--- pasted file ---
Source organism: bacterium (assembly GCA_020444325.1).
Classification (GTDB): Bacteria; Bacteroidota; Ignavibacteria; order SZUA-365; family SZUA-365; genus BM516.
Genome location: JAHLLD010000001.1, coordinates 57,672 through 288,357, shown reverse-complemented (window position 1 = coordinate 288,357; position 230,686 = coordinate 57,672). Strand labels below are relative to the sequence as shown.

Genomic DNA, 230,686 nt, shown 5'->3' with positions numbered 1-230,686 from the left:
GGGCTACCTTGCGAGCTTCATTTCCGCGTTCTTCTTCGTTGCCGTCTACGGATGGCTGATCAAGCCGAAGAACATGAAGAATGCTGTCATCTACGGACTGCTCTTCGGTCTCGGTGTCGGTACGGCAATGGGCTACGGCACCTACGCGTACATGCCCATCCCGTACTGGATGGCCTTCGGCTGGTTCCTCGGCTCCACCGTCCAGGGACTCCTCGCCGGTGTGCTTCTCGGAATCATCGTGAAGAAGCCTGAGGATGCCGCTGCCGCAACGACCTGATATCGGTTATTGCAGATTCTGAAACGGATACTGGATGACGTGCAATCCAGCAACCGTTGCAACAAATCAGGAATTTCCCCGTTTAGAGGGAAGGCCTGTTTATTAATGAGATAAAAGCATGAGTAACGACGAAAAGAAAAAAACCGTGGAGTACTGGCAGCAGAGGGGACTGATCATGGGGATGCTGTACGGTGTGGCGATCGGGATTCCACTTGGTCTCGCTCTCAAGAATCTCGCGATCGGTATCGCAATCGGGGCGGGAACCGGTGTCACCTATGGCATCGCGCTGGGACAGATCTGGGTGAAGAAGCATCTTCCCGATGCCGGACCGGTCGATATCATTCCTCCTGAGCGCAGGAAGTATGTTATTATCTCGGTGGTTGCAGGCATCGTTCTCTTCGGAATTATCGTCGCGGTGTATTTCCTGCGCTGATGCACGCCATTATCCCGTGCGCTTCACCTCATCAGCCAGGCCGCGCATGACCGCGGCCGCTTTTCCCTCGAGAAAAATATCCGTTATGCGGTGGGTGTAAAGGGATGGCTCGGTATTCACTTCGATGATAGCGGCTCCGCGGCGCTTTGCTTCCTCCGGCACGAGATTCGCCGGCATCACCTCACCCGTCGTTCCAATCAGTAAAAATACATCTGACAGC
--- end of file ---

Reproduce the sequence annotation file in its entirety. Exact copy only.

Source organism: bacterium (assembly GCA_020444325.1).
Classification (GTDB): Bacteria; Bacteroidota; Ignavibacteria; order SZUA-365; family SZUA-365; genus BM516.
Genome location: JAHLLD010000001.1, coordinates 57,672 through 288,357, shown reverse-complemented (window position 1 = coordinate 288,357; position 230,686 = coordinate 57,672). Strand labels below are relative to the sequence as shown.

Genomic DNA, 230,686 nt, shown 5'->3' with positions numbered 1-230,686 from the left:
GGGCTACCTTGCGAGCTTCATTTCCGCGTTCTTCTTCGTTGCCGTCTACGGATGGCTGATCAAGCCGAAGAACATGAAGAATGCTGTCATCTACGGACTGCTCTTCGGTCTCGGTGTCGGTACGGCAATGGGCTACGGCACCTACGCGTACATGCCCATCCCGTACTGGATGGCCTTCGGCTGGTTCCTCGGCTCCACCGTCCAGGGACTCCTCGCCGGTGTGCTTCTCGGAATCATCGTGAAGAAGCCTGAGGATGCCGCTGCCGCAACGACCTGATATCGGTTATTGCAGATTCTGAAACGGATACTGGATGACGTGCAATCCAGCAACCGTTGCAACAAATCAGGAATTTCCCCGTTTAGAGGGAAGGCCTGTTTATTAATGAGATAAAAGCATGAGTAACGACGAAAAGAAAAAAACCGTGGAGTACTGGCAGCAGAGGGGACTGATCATGGGGATGCTGTACGGTGTGGCGATCGGGATTCCACTTGGTCTCGCTCTCAAGAATCTCGCGATCGGTATCGCAATCGGGGCGGGAACCGGTGTCACCTATGGCATCGCGCTGGGACAGATCTGGGTGAAGAAGCATCTTCCCGATGCCGGACCGGTCGATATCATTCCTCCTGAGCGCAGGAAGTATGTTATTATCTCGGTGGTTGCAGGCATCGTTCTCTTCGGAATTATCGTCGCGGTGTATTTCCTGCGCTGATGCACGCCATTATCCCGTGCGCTTCACCTCATCAGCCAGGCCGCGCATGACCGCGGCCGCTTTTCCCTCGAGAAAAATATCCGTTATGCGGTGGGTGTAAAGGGATGGCTCGGTATTCACTTCGATGATAGCGGCTCCGCGGCGCTTTGCTTCCTCCGGCACGAGATTCGCCGGCATCACCTCACCCGTCGTTCCAATCAGTAAAAATACATCTGACAGC